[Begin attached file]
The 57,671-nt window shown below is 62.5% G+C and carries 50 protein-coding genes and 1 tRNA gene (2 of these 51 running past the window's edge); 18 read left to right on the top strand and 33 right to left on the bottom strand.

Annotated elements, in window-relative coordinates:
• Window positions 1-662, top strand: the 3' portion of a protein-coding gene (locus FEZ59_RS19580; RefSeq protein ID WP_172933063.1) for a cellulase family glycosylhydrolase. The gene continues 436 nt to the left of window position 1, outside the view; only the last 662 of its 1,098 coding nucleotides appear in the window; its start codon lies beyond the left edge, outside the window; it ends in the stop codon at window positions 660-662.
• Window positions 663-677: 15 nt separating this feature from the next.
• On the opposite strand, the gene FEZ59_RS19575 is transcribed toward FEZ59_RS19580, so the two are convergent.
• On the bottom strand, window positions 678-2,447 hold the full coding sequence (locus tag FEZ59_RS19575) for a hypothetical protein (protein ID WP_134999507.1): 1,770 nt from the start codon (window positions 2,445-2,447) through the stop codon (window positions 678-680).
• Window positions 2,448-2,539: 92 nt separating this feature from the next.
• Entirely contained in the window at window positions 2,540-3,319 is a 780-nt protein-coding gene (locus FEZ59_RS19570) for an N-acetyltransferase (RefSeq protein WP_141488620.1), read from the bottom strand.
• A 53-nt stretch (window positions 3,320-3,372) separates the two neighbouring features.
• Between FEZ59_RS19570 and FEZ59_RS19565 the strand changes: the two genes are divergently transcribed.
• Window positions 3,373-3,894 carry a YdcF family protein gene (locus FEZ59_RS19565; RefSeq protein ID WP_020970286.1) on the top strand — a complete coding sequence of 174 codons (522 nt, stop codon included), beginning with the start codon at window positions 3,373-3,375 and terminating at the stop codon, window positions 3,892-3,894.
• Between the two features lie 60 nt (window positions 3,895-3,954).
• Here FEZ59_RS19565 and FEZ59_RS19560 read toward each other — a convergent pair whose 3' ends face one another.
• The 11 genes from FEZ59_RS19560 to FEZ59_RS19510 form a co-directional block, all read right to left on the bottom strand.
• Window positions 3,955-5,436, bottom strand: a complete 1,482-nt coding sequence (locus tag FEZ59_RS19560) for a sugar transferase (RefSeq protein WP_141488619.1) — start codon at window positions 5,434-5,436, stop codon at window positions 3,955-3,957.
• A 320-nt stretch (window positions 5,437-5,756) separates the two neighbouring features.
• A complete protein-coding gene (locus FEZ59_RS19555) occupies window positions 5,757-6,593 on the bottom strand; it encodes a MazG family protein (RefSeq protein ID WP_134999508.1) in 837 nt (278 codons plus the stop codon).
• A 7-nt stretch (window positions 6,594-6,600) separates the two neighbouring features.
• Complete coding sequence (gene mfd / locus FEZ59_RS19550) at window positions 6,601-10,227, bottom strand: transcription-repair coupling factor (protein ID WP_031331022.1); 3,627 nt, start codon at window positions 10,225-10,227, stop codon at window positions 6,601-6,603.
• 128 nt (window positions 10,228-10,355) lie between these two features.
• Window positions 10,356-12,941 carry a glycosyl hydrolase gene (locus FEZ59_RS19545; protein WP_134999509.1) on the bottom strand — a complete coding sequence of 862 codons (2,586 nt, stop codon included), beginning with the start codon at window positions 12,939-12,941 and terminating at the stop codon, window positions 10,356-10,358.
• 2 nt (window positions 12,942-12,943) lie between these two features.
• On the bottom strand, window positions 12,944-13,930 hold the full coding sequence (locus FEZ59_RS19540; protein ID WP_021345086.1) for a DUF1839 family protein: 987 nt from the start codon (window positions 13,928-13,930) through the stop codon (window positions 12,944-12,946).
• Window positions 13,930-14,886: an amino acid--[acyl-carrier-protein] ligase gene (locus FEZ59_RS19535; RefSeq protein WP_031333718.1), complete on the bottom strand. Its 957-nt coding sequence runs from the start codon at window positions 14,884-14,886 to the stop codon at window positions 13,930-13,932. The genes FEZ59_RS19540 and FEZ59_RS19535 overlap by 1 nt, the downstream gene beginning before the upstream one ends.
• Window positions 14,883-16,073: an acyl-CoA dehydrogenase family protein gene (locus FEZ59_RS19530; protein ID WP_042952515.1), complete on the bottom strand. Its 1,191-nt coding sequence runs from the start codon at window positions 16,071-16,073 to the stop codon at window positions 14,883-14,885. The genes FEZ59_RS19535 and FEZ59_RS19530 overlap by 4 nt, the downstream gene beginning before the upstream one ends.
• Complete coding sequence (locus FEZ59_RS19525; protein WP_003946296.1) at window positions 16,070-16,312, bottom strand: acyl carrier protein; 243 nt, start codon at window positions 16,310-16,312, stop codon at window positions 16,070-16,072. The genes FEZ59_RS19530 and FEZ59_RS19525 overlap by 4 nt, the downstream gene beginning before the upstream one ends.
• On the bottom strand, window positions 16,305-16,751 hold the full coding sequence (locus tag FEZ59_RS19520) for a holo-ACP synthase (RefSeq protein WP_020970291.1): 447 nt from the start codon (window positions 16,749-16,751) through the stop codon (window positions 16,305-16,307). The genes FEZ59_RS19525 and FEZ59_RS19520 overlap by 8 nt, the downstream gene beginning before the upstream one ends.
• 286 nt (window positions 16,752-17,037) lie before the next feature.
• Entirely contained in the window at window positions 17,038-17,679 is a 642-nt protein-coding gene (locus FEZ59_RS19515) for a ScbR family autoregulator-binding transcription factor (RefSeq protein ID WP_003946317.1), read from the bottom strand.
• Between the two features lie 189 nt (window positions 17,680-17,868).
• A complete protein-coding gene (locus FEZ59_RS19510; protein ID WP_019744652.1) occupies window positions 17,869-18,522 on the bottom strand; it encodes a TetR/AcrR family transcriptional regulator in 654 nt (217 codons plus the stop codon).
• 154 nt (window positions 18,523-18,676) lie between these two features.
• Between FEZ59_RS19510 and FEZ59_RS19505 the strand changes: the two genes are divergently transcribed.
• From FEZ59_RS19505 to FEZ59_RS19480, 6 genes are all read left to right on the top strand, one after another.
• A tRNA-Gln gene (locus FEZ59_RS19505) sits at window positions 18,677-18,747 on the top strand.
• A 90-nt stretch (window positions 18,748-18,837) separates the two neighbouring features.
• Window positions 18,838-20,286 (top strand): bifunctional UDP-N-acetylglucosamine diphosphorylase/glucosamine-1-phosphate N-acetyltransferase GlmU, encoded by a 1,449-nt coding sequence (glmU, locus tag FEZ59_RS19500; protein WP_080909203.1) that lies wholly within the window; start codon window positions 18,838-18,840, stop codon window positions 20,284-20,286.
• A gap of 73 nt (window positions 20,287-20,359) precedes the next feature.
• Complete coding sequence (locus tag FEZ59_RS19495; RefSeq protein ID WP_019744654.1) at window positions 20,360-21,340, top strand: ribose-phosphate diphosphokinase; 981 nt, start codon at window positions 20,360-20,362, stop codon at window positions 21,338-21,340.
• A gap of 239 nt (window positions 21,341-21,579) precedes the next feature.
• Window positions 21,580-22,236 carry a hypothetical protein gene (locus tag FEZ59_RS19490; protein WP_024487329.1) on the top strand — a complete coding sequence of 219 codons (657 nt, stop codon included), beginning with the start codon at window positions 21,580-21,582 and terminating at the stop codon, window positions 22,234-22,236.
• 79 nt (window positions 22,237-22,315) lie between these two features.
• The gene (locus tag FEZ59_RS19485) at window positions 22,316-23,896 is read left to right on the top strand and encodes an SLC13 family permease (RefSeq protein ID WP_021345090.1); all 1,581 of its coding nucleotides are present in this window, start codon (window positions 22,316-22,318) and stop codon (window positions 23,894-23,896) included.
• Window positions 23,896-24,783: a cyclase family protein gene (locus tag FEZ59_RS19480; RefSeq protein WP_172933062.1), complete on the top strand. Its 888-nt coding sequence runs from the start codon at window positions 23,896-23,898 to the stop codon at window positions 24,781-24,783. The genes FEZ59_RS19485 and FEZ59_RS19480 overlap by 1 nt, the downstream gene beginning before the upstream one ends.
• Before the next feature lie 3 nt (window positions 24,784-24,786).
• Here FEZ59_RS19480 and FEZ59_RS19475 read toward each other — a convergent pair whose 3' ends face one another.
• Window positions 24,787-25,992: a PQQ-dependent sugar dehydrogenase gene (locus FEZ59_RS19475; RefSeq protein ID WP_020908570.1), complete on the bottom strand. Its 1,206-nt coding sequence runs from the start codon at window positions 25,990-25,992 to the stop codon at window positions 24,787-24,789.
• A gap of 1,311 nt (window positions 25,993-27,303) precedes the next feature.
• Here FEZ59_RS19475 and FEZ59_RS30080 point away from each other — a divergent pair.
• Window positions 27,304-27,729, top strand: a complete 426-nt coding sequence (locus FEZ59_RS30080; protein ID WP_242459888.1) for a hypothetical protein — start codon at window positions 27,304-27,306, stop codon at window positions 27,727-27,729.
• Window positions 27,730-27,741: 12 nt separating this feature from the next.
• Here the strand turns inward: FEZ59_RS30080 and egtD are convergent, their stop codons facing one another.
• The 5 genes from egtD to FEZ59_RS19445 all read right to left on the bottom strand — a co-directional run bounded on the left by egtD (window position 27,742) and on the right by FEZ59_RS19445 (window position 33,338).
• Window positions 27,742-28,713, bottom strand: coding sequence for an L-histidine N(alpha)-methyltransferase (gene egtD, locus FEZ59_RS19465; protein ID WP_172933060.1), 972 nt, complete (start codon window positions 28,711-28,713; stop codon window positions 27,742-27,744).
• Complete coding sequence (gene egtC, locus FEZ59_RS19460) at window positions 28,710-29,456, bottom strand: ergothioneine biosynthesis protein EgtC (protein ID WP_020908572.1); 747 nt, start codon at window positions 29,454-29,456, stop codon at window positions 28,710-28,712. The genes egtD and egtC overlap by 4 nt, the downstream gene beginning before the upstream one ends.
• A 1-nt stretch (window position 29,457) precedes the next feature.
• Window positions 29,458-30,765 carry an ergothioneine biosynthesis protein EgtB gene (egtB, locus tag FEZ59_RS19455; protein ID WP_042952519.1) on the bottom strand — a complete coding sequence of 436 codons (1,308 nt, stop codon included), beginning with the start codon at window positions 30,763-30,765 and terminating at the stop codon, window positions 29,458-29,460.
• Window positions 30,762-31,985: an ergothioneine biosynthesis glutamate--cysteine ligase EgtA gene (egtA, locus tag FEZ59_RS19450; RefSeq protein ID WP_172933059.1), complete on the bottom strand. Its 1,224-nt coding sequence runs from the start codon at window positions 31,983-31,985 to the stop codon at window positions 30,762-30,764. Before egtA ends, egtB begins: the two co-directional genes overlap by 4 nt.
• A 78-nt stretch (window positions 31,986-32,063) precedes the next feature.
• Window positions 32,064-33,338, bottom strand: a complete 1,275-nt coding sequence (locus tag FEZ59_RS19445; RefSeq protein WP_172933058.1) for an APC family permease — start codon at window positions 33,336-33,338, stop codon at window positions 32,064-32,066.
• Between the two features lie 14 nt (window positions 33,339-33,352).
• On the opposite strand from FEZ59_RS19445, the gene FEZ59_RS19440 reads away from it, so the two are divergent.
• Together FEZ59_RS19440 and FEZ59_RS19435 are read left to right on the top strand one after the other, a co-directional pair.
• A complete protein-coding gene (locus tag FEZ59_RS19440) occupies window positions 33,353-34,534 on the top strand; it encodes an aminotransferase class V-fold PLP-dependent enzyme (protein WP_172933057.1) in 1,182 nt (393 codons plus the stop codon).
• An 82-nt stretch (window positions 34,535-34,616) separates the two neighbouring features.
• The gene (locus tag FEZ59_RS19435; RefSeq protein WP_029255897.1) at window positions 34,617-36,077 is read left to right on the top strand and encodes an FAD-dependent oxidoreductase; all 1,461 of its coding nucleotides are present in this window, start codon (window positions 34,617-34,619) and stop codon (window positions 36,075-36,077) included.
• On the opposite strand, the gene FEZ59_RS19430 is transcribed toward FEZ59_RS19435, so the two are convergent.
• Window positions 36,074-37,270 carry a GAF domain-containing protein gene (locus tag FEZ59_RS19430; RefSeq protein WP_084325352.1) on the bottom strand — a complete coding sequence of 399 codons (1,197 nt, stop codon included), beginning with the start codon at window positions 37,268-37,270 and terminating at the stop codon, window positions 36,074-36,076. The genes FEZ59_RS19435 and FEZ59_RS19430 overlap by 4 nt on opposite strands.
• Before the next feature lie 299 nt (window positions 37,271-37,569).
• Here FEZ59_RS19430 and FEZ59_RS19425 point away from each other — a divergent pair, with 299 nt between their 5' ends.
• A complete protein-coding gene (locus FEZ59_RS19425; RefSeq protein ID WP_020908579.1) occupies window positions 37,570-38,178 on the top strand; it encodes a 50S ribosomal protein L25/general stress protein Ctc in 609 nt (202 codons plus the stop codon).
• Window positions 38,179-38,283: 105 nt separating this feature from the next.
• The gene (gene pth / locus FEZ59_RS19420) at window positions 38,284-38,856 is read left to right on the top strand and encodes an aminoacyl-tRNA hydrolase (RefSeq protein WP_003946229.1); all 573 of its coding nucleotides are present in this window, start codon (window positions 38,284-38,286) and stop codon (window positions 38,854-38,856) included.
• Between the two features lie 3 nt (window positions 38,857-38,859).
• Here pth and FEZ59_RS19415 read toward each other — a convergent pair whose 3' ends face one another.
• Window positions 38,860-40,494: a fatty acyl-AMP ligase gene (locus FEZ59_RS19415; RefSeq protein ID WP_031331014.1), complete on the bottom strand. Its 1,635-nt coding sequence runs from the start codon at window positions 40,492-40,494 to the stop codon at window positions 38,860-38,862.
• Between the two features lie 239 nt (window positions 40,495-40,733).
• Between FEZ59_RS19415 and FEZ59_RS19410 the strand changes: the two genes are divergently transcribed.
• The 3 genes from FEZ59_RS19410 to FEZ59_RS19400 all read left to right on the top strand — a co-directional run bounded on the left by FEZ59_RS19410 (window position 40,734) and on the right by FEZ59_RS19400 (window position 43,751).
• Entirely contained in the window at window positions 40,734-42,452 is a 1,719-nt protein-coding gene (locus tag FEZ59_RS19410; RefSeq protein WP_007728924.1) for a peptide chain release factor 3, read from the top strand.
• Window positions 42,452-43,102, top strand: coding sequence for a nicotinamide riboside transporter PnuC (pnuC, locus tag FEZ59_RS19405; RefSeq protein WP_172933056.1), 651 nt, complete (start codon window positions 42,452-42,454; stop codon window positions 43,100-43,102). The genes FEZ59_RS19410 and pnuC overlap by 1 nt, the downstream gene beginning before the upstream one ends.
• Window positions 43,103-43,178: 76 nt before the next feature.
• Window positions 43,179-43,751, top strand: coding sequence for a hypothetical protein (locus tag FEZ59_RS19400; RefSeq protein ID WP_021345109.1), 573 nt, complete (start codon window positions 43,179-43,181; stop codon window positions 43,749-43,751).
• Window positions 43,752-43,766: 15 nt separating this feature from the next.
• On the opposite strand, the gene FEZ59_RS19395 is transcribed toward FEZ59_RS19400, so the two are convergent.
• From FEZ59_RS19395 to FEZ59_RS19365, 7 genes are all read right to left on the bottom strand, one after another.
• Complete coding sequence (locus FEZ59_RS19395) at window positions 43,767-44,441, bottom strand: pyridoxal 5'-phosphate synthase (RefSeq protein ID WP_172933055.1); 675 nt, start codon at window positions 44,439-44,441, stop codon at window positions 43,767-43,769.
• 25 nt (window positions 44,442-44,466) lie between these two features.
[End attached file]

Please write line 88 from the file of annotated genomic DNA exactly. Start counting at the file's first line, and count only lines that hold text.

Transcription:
• 25 nt (window positions 44,442-44,466) lie between these two features.